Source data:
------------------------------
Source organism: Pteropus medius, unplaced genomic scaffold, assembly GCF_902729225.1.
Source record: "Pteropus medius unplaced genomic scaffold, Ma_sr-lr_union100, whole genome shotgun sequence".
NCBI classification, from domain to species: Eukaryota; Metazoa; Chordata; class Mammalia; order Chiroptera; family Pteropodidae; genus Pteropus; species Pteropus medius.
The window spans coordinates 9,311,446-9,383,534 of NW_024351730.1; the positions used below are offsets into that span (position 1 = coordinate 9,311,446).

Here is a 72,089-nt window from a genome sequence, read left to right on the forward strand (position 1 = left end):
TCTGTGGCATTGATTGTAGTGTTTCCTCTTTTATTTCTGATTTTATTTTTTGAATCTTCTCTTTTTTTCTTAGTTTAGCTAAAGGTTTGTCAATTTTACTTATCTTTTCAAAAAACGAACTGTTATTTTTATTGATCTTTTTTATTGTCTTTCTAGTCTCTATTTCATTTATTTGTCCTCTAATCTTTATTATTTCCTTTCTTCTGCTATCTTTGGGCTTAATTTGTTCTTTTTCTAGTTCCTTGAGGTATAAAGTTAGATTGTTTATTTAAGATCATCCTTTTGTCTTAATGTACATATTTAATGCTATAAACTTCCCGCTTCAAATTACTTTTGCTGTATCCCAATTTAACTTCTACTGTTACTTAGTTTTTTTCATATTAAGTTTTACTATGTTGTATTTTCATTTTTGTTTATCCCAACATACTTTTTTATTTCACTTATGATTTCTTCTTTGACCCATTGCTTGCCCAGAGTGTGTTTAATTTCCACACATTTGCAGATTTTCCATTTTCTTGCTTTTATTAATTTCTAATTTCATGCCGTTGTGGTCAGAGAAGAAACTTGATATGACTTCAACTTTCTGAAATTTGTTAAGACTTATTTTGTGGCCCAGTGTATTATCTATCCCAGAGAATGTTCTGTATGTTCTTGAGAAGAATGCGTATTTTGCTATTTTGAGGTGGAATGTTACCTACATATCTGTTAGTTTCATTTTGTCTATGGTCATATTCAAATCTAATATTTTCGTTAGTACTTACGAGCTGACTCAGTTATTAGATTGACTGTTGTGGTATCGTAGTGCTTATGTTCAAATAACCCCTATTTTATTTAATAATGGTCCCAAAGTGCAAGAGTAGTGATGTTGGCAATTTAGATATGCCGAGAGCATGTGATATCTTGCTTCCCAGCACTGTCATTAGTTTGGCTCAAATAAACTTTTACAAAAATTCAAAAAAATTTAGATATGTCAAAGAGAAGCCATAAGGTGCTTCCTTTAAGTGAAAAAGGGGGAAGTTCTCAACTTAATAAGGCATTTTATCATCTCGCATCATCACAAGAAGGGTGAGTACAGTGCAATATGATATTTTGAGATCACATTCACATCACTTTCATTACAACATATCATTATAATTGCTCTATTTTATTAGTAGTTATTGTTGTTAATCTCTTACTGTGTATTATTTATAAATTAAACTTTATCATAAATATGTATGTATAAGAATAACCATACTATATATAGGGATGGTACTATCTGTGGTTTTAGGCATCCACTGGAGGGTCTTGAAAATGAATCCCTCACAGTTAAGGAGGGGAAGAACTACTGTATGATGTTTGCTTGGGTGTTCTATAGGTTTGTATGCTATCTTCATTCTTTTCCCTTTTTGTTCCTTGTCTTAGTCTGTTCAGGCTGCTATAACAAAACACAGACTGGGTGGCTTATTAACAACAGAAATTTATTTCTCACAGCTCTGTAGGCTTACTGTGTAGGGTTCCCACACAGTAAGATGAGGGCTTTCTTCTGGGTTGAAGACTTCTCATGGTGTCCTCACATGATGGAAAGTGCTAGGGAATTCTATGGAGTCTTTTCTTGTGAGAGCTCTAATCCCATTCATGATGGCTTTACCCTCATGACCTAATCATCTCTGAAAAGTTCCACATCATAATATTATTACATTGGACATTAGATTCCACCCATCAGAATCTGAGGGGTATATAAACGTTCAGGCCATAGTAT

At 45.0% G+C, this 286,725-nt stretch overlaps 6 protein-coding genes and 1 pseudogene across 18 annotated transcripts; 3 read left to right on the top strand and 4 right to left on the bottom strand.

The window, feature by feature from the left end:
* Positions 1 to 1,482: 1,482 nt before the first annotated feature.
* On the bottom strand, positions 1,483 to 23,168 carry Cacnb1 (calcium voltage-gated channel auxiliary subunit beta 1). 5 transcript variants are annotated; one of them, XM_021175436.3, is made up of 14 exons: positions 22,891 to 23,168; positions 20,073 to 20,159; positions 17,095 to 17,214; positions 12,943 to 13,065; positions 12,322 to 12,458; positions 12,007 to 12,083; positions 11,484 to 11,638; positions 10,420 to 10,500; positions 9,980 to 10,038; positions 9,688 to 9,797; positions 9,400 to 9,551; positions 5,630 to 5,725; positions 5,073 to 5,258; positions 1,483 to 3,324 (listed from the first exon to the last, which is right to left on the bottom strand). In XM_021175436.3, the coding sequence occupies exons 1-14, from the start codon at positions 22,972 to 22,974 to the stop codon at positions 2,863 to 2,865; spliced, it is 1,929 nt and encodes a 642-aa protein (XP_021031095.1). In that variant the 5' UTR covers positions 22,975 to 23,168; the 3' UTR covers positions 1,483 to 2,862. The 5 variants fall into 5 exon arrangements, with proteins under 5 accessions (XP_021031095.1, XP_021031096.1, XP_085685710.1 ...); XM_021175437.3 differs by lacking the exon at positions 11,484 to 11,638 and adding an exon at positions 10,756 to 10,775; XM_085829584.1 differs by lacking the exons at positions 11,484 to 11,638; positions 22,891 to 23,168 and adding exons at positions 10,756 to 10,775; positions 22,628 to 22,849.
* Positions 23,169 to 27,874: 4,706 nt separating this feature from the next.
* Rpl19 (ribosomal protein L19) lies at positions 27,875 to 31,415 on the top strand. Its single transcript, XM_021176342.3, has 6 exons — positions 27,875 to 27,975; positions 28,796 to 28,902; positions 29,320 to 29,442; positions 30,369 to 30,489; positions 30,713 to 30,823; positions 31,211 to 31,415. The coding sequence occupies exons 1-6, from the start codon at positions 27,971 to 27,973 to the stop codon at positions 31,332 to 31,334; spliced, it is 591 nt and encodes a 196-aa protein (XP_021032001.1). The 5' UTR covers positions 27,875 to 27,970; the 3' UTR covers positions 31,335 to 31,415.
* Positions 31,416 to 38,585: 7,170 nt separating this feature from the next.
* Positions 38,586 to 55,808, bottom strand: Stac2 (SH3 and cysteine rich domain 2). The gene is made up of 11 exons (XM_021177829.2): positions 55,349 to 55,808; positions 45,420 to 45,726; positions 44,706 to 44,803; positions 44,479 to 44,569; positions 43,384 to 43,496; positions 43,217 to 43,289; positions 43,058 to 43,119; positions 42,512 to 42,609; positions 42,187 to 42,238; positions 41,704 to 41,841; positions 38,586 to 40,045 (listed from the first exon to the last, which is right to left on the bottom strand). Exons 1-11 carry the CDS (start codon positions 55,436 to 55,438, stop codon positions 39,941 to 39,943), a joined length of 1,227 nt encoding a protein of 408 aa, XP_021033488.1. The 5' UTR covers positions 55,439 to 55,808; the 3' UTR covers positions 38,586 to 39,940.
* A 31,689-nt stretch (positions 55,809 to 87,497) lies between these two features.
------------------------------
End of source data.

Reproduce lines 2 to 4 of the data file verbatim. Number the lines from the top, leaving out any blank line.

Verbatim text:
Source record: "Pteropus medius unplaced genomic scaffold, Ma_sr-lr_union100, whole genome shotgun sequence".
NCBI classification, from domain to species: Eukaryota; Metazoa; Chordata; class Mammalia; order Chiroptera; family Pteropodidae; genus Pteropus; species Pteropus medius.
The window spans coordinates 9,311,446-9,383,534 of NW_024351730.1; the positions used below are offsets into that span (position 1 = coordinate 9,311,446).